Open Badges and Leicester City


On Friday 3rd May, Rushey Mead School played host to an introduction to Open Badges for Leicester educators. Doug Belshaw, Badges and Skills Lead for the Mozilla Foundation presented to a packed room. The session was attended by around 30 people from mainstream secondary, specialist education, FE/Sixth Form and HE institutions. The event focused on how Open Badges could be deployed across the City, in a range of settings and contexts.

The session was co-organised by the DigiLit Leicester team with Tim Farthing from VESA (who support vocational, applied and work-related learning opportunities for 13-19 year olds) and co-presented by Paul Conneally, Leicester City Council Learning Services.

Doug’s presentation gave a  comprehensive introduction to the Open Badges movement, key issues to consider, and how Open Badges work in practice.

Why Open Badges?

Learning often takes place outside of what we formally assess, and it can be hard to gain recognition for the wide range of skills and achievements that young people may develop. Accreditation for learning often exists in Silos (GCSEs, Certificated Training, etc.) and badges may be a way to bridge the gaps.

What are Open Badges?

An Open Badge is an image with metadata (data about data – in this case, information about how and why the badge has been awarded) attached to it. The diagram below spells this out:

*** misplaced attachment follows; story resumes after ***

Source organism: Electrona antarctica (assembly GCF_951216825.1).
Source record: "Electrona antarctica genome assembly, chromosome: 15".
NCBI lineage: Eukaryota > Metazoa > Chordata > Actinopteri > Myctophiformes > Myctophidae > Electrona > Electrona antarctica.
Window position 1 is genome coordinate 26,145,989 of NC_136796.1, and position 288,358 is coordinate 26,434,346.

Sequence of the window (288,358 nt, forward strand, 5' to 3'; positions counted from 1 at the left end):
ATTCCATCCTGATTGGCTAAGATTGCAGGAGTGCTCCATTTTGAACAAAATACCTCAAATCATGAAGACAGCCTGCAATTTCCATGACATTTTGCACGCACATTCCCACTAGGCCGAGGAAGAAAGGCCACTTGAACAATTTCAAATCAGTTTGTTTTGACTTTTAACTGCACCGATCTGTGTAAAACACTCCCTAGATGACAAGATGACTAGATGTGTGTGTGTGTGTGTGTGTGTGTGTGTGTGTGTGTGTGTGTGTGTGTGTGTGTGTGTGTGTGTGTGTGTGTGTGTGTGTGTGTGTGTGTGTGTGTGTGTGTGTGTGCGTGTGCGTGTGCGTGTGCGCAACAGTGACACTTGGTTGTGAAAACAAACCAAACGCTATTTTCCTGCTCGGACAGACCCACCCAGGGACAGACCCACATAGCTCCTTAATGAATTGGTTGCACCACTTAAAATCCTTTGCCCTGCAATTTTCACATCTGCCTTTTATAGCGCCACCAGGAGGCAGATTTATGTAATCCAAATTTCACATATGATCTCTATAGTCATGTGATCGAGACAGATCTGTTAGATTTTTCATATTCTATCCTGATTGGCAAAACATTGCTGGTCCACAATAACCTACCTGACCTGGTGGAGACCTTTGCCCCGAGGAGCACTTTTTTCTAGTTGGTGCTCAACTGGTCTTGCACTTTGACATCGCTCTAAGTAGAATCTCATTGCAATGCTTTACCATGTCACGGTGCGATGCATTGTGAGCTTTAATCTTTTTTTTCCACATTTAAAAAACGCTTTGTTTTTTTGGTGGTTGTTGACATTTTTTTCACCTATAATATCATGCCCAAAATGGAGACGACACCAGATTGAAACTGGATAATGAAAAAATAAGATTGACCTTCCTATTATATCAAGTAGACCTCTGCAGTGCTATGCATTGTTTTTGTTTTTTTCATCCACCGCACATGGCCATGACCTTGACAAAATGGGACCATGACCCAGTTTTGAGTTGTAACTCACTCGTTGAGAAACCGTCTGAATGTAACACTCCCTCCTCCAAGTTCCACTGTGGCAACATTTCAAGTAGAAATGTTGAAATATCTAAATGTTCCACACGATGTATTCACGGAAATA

Image shared under a creative commons license by Kyle Bowen

Image shared under a creative commons license by Kyle Bowen

Open Badges can be used to represent:

  • achievements
  • skills
  • competences
  • interests
  • formal and informal learning pathways
  • hard and soft skills
  • peer assessment
  • lifelong learning

How do Open Badges work?

Mozilla have created the Open Badge Infrastructure (OBI) – a freely accessible system which supports all elements of issuing and earning badges.

“The OBI is designed to be an open standards framework that allows badge systems to break out of their siloed environments and work together to benefit learners.”

What makes the OBI stand out from other accreditation systems is that it isn’t proprietary, it is designed as an open technical standard – meaning that any organisation or institution can use it to create and issue badges – and any individual can use it to earn and display badges. This also means that once a learner has left a particular institution they can continue have access to and display their badges (and can earn badges from a number of sources).

Answering your questions about Open Badges – A recent post from Doug Belshaw, Badges and Skills Lead for Mozilla.

Who can use Open Badges?

Many organisations are already using the OBI, including:


Further Reading

Get Recognised! – This blog post, introducing Open Badges, was written by learners from Leicester City schools during Takeover 2012.

Open Badges for Lifelong Learning – The original White Paper from the Mozilla Foundation, Peer 2 Peer University and the MacArthur Foundation.

Open Badges: Portable Rewards for Learner Achievements – A White Paper from MyKnowledgeMap introducing Open Badges.

What is the Open Badges Infrastructure? – More information about OBI

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